North Pole Dinosaurs and Creation Science

Dinosaur fossils are being discovered in unexpected places, which is challenging to secular geologists and paleontologists. Some were discovered in Alaska, but they were not created to live up yonder; they were made for warmer areas.

For several months of the year, that area is not only cold, but dark. Secular scientists have speculated that these dinosaurs migrated toward warmer regions, then back. However, recent evidence buries the speculation that they were migratory. Instead, they were homesteading year round.

Scientists find dinosaur fossils such as hadrosaurids in unusual areas such as the Arctic. Their speculations were disproved, but a creation science flood model explains.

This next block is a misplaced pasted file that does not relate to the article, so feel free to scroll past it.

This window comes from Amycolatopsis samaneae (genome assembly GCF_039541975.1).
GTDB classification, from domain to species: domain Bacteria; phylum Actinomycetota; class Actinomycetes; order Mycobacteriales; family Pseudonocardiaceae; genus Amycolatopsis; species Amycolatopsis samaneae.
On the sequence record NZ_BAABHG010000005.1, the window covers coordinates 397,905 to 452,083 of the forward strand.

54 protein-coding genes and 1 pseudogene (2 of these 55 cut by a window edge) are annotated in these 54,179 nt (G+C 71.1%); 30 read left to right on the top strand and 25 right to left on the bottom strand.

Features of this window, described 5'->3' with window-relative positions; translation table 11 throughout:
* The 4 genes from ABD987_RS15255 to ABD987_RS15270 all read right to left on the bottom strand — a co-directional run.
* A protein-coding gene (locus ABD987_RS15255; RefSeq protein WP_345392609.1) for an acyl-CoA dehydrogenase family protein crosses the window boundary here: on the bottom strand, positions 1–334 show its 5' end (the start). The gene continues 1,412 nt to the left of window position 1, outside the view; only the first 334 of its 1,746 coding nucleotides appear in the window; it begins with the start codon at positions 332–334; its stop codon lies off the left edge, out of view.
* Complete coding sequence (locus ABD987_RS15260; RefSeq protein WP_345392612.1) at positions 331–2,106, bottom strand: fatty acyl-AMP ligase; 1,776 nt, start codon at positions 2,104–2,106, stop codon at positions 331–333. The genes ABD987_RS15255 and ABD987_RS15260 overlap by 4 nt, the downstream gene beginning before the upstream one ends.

Wikimedia Commons / Masato Hattori (CC BY 4.0)
"Wait, polar regions were not for dinosaurs, Cowboy Bob?"

Never have been. Not only did scientists discover fossils of adults, but also young'uns, hatchlings, and eggs. Creation scientists at ICR have a model that involves rapid burial and plate tectonics brought about by the Genesis Flood. These critters did not reside in the upper latitudes. The land itself moved there. 
Eight species of dinosaurs were recently unearthed in the Prince Creek Formation of northern Alaska. The latest discovery, published in Current Biology, claims the bones were near the North Pole at the time of their burial in Cretaceous System rocks (about 80-85 degrees north latitude). This would give the region about 120 days of total darkness each year, making it difficult for dinosaurs to survive in such an extreme cold climate. Evolutionary theory provides no explanation for why dinosaurs would be buried in such environments—but Bible-based Flood geology does.
To finish reading, visit "North Pole Dinosaurs Point to the Flood."

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